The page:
For my birthday this year, I decided to do something I never do: Go wine-tasting.
I know that might seem bizarre for a wine-lover like me with loads of wine-country connections. The fact is, it’s work. I taste wine all day, every day. Poor me, right?! But as delightful as my job is, it is a job, and vacations are meant to unplug, unwind and relax—so I usually like to get as far away from wine as possible.
Not this year. Paso Robles was calling.
Almost daily, customers have been coming into the shop and telling me about their adventures in Paso—restaurants, wineries, spas and this thing called Sensorio, a huge outdoor light exhibit. It all sounded so wonderful.
Tastings were booked; restaurant reservations were made; Sensorio tickets were purchased. With a group of family and friends, Paso, here we come.
Our first night there, we dined at a little place called In Bloom. This was a recommendation from my co-worker Dana, who had just returned from Paso and stumbled upon this restaurant by accident. She raved about the food and service, saying it was a must-visit. I had researched restaurants on Google, Tripadvisor and Yelp, and this place did not make it on my radar. Trust me when I tell you: Dana was 100 percent correct. In Bloom was amazing!
The menu is focused on highlighting seasonal produce and local purveyors (the best kind), and the dishes are meant to be shared. So, naturally, we ordered one of everything. Bottles of Pierre Gimonnet Brut Rose Champagne and Domaine Pinson Chablis were flowing; for the red, we made a new discovery—the Thacher Winery cinsault. This pinot noir-like red was filled with crunchy red fruits like cranberries, pomegranate seeds and ripe raspberries. Happy birthday to me, indeed.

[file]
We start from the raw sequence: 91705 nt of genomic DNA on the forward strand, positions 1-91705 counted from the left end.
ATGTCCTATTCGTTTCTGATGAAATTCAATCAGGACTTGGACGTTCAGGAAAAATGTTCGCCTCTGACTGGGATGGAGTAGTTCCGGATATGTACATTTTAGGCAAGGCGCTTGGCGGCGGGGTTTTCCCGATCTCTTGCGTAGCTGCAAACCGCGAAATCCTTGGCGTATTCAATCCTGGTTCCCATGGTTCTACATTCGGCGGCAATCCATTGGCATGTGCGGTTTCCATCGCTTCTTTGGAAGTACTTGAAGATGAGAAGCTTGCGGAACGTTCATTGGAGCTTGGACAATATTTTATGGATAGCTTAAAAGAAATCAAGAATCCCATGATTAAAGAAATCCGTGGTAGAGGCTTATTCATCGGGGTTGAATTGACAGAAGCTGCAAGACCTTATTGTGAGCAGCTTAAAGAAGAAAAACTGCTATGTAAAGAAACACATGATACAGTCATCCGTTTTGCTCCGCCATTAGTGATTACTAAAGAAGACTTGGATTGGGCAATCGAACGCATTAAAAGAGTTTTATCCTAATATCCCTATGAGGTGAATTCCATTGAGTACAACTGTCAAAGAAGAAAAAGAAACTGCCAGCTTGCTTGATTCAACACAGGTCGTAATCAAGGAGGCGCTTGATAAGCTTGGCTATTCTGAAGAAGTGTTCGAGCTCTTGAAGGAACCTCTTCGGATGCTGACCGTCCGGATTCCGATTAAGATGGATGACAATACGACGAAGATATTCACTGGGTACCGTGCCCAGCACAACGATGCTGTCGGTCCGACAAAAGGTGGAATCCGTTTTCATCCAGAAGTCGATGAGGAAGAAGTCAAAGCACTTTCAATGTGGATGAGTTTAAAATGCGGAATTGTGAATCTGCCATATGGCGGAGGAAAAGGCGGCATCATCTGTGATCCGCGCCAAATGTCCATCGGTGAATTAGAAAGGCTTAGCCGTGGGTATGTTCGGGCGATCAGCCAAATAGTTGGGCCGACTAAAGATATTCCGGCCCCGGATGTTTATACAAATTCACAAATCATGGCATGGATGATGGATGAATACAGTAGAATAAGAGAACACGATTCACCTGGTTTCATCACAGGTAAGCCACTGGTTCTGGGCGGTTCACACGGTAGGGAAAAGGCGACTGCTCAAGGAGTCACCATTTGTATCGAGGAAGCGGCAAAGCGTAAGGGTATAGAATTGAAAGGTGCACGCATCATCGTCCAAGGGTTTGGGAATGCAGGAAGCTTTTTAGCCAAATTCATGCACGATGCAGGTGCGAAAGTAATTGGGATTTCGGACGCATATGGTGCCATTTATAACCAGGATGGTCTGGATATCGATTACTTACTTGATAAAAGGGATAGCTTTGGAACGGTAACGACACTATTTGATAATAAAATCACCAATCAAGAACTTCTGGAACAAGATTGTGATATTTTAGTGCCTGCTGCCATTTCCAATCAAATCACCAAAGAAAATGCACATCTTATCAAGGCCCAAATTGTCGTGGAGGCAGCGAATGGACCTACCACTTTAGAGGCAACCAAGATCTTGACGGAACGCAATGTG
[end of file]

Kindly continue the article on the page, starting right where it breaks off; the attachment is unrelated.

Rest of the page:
We spent the next day in Tin City, an ingenious, walkable compound of wineries, breweries, restaurants and shops housed in an old industrial park that has been artfully updated with an urban chic vibe.
Our first stop of the day was at Union Sacre, where we had the patio to ourselves and sipped on gorgeous wines made with Alsatian grapes like sylvaner, gewurztraminer and riesling. Our host, Crosby, was delightfully laid-back and informative, telling us about the winemaker, Xavier Arnaudin, and the beautiful artwork on the labels created by Philip Muzzy.
We walked over to our next tasting at Sans Liege and Groundwork Wines. A beautiful long wooden table was set up and waiting for us inside the winery. We spent the next two hours with winemaker Curt Schalchlin, sipping some of my favorite wines like the Groundwork counoise, the Groundwork muscat frizzante, and Sans Liege reserve syrah. We were treated to a fabulous lunch of Lebber’s Pizza (apparently Kid Rock’s Paso Robles go-to) with their whole-leaf Caesar salad and “cider birthday slushies” from Curt’s newest project, Tin City Cider. It was probably the most epic wine visit ever, with unmatched graciousness and hospitality.